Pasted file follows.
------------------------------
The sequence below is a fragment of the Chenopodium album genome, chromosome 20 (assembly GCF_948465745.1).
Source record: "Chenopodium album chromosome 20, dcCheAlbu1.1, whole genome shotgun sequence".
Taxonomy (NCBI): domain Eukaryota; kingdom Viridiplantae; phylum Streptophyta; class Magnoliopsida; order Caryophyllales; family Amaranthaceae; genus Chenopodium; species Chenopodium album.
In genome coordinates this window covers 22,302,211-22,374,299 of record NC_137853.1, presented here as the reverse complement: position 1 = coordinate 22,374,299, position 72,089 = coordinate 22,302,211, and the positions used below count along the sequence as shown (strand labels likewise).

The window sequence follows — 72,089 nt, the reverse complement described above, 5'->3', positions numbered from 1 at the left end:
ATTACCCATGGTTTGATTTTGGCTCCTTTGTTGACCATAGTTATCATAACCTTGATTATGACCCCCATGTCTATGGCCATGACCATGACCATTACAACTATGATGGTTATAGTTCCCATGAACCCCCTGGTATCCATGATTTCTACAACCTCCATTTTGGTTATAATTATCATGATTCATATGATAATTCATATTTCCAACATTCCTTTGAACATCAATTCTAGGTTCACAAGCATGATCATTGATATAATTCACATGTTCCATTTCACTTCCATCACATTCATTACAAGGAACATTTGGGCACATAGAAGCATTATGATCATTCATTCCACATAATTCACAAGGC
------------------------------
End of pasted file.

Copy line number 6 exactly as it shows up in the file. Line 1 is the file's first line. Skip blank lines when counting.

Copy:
ATTACCCATGGTTTGATTTTGGCTCCTTTGTTGACCATAGTTATCATAACCTTGATTATGACCCCCATGTCTATGGCCATGACCATGACCATTACAACTATGATGGTTATAGTTCCCATGAACCCCCTGGTATCCATGATTTCTACAACCTCCATTTTGGTTATAATTATCATGATTCATATGATAATTCATATTTCCAACATTCCTTTGAACATCAATTCTAGGTTCACAAGCATGATCATTGATATAATTCACATGTTCCATTTCACTTCCATCACATTCATTACAAGGAACATTTGGGCACATAGAAGCATTATGATCATTCATTCCACATAATTCACAAGGC